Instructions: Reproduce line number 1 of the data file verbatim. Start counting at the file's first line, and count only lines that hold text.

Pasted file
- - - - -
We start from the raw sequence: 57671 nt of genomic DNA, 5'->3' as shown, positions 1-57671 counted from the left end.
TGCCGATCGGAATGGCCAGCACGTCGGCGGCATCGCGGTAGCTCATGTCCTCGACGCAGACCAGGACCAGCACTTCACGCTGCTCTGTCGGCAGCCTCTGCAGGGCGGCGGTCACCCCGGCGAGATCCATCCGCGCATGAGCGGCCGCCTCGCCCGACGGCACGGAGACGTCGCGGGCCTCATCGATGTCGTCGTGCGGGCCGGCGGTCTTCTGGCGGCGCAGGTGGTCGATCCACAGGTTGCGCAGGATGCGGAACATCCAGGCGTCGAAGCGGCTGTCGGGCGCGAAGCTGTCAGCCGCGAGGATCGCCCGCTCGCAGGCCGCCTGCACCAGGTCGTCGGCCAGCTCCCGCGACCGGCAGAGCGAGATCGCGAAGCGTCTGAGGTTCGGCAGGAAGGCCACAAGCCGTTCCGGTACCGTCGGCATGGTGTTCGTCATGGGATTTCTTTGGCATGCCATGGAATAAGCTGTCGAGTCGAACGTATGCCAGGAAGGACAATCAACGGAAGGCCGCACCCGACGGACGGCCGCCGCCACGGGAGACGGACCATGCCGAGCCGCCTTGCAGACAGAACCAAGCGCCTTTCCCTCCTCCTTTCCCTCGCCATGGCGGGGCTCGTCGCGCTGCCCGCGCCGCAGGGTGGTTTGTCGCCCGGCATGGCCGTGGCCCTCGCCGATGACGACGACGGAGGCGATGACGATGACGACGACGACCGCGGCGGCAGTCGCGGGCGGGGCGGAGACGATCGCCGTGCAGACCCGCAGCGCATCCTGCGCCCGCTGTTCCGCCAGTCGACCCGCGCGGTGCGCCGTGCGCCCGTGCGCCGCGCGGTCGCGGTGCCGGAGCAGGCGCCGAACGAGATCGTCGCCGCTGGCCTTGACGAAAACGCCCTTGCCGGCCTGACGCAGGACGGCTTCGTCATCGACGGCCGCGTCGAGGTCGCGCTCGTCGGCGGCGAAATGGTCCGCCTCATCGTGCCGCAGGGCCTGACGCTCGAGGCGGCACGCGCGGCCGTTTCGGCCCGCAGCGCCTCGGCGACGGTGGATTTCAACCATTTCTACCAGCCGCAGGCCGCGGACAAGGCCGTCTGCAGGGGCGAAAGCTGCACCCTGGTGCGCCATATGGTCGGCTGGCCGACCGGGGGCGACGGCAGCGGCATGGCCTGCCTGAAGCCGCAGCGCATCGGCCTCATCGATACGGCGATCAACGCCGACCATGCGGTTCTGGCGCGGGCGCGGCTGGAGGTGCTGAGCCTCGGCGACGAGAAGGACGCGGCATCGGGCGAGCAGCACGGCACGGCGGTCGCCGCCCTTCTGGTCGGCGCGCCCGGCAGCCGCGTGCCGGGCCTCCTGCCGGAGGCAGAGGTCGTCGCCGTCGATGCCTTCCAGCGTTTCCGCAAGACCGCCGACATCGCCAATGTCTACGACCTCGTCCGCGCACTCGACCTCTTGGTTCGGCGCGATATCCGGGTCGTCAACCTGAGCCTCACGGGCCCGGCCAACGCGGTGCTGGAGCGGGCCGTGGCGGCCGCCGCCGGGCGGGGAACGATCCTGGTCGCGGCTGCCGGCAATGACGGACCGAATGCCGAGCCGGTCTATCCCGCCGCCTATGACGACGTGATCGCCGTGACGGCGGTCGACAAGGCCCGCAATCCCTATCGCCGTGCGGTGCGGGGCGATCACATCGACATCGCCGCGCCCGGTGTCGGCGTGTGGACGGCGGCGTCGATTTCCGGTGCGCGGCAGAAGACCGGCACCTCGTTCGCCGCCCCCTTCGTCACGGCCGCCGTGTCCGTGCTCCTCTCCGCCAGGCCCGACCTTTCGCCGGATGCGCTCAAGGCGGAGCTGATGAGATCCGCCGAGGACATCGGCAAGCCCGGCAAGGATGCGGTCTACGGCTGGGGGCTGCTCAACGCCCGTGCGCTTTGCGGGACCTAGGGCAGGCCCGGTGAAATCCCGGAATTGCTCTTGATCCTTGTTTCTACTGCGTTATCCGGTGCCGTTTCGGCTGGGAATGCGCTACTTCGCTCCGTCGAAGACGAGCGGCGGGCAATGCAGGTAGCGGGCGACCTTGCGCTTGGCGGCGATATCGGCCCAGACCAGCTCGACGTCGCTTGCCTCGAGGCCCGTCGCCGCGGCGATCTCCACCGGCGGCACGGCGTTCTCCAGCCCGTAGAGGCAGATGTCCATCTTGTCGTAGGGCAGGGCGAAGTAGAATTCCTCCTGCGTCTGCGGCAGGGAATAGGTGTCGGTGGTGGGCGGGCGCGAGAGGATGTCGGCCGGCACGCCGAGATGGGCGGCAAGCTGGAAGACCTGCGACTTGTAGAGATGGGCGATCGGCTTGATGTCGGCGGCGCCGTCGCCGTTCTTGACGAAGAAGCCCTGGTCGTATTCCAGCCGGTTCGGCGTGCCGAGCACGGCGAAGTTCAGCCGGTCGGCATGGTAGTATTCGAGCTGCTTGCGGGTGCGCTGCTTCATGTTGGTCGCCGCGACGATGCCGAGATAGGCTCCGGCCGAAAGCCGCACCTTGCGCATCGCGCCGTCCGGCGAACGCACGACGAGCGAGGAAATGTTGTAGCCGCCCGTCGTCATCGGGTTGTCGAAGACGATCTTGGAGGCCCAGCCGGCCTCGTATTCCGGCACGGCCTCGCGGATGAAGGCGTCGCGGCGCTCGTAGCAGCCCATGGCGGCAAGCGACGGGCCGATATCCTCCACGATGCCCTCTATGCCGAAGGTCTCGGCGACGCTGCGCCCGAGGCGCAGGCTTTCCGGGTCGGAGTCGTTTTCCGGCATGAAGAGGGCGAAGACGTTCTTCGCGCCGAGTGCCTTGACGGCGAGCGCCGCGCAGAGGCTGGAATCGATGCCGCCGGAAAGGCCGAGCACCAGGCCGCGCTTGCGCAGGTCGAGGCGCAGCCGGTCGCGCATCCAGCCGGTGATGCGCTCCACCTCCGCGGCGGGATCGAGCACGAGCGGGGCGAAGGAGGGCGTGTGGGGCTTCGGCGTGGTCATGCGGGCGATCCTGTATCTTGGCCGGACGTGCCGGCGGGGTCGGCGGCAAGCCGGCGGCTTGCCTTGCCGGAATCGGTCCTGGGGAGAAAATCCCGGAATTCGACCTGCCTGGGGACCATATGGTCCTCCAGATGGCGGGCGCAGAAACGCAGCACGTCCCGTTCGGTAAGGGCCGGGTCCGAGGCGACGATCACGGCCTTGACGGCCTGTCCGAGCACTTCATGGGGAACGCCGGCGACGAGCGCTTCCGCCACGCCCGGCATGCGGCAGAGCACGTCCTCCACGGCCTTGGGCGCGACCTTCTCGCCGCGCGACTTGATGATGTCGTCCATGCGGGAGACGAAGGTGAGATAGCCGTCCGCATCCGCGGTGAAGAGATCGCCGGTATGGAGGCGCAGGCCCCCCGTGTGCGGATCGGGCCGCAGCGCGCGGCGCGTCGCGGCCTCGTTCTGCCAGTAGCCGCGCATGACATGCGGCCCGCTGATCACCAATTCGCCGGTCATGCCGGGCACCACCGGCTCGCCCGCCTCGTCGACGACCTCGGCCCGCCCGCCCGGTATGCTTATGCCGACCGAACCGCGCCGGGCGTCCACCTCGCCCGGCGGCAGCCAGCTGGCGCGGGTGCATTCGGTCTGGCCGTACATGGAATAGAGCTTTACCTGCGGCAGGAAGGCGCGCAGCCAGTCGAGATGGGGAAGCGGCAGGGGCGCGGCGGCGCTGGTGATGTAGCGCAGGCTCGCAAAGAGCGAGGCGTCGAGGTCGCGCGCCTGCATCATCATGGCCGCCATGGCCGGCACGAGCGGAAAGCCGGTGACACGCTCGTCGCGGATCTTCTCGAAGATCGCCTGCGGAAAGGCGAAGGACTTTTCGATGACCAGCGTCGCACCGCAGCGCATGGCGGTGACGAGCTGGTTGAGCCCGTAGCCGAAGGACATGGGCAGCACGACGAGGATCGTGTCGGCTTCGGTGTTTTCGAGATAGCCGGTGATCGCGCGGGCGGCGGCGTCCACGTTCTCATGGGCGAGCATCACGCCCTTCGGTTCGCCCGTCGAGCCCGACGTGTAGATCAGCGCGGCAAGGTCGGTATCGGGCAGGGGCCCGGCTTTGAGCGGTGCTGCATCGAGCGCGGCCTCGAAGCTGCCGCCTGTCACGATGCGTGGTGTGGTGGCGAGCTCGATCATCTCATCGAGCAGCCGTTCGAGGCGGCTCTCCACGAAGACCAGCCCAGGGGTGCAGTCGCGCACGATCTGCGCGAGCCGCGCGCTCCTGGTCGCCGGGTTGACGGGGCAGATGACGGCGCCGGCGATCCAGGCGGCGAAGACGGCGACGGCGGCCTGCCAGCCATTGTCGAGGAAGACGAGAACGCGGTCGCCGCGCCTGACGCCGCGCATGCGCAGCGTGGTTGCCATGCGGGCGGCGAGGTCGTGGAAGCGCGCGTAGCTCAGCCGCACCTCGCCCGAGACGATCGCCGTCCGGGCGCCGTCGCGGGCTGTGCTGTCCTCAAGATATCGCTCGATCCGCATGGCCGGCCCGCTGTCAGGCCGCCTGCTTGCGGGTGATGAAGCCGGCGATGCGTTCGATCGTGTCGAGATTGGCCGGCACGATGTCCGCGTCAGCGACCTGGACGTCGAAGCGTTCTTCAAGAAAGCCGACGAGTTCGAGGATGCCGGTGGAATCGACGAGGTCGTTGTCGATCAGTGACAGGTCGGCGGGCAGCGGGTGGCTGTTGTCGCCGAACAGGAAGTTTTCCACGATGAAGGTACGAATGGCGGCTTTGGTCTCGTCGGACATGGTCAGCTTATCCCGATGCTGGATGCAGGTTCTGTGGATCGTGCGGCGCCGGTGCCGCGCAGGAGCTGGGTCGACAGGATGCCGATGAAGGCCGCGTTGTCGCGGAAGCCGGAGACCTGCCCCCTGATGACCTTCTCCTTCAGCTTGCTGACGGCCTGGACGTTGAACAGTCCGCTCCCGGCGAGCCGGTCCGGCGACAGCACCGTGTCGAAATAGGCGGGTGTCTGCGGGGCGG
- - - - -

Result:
We start from the raw sequence: 57671 nt of genomic DNA, 5'->3' as shown, positions 1-57671 counted from the left end.